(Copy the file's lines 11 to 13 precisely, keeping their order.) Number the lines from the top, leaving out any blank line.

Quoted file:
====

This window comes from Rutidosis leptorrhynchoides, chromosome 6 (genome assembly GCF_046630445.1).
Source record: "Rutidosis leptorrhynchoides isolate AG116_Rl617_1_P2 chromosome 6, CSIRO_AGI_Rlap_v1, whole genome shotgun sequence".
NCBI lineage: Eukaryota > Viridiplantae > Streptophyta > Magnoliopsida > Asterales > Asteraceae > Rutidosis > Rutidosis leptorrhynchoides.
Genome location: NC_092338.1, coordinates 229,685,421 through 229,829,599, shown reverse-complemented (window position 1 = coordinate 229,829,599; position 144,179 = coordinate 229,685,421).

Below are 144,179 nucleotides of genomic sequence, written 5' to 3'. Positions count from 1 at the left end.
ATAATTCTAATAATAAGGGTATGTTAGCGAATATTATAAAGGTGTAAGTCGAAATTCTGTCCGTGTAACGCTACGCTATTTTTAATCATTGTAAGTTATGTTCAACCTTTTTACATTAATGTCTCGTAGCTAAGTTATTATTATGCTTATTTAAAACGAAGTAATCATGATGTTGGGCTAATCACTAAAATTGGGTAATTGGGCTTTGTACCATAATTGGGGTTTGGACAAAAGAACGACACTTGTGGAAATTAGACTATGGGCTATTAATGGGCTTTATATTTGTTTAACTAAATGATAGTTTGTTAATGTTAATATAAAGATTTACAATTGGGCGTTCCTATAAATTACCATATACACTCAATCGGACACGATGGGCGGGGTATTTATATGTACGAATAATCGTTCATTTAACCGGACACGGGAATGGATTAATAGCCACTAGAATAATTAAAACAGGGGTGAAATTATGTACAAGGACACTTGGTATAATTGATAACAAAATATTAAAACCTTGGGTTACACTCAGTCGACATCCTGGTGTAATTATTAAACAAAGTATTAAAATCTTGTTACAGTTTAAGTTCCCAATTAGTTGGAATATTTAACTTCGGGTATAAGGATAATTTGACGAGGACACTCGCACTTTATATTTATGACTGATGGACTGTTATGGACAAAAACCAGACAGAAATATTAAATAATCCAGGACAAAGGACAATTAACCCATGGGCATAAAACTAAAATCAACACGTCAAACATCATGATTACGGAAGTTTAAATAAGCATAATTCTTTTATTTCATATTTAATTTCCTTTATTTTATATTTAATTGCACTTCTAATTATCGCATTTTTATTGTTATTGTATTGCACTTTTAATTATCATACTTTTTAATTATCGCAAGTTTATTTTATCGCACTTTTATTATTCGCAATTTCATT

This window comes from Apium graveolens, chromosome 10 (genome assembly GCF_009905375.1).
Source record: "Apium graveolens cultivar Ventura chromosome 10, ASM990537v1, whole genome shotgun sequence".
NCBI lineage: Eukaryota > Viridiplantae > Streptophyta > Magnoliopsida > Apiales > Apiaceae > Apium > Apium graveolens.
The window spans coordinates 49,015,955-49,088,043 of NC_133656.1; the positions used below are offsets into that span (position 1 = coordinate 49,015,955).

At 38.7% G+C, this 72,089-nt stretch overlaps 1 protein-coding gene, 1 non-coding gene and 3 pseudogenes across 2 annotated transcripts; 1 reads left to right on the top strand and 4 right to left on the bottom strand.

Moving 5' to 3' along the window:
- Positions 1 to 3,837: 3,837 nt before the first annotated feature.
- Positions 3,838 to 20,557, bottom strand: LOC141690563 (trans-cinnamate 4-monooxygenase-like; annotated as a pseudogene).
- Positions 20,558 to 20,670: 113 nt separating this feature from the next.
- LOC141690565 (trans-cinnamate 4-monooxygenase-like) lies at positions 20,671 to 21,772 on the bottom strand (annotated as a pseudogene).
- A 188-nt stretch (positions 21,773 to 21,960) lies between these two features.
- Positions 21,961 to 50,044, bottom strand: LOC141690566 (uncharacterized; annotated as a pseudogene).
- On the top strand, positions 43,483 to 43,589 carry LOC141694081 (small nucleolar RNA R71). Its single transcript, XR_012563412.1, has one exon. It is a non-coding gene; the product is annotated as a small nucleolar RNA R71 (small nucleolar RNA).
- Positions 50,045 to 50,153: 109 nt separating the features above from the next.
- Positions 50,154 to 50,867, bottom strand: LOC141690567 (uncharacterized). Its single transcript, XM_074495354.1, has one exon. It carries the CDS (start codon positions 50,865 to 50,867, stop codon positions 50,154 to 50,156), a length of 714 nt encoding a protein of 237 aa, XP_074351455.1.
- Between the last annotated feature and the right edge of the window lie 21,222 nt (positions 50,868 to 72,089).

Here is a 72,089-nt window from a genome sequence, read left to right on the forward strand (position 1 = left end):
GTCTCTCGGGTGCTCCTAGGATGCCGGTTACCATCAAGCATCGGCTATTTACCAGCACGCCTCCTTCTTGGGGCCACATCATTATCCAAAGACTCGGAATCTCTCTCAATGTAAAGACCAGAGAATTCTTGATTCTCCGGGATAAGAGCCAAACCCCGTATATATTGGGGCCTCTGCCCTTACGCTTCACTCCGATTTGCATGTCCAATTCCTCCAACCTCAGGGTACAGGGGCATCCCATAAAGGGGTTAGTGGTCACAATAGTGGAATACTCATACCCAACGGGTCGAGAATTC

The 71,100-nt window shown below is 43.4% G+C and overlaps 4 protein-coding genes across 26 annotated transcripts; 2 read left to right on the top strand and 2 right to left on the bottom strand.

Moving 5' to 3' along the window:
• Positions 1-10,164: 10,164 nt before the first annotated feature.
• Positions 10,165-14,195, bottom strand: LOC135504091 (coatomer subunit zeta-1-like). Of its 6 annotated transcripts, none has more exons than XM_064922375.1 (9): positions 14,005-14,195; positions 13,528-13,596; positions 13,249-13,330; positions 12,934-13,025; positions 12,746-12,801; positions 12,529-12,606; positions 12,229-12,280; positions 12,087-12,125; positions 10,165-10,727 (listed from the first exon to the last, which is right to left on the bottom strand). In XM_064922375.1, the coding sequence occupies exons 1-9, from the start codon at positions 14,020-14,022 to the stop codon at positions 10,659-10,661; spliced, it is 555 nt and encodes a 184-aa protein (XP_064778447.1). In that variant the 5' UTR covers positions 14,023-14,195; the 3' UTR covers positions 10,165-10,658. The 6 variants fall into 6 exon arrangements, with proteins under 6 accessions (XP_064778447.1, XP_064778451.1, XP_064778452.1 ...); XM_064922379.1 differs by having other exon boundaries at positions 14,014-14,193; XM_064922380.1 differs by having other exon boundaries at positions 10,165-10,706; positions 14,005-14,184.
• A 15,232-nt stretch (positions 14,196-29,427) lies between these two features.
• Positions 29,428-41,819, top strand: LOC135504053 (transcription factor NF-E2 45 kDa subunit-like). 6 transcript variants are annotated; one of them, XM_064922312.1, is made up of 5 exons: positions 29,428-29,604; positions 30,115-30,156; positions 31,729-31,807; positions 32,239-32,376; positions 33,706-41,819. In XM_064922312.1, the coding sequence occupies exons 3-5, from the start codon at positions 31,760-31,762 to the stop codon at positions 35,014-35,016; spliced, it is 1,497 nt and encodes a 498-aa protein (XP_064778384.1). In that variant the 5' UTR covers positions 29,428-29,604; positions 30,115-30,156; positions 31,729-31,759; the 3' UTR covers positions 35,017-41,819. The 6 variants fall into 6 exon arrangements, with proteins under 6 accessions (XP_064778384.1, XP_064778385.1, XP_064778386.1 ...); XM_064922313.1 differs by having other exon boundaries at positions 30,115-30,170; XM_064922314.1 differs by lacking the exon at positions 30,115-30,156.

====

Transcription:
At 38.7% G+C, this 72,089-nt stretch overlaps 1 protein-coding gene, 1 non-coding gene and 3 pseudogenes across 2 annotated transcripts; 1 reads left to right on the top strand and 4 right to left on the bottom strand.

Moving 5' to 3' along the window:
- Positions 1 to 3,837: 3,837 nt before the first annotated feature.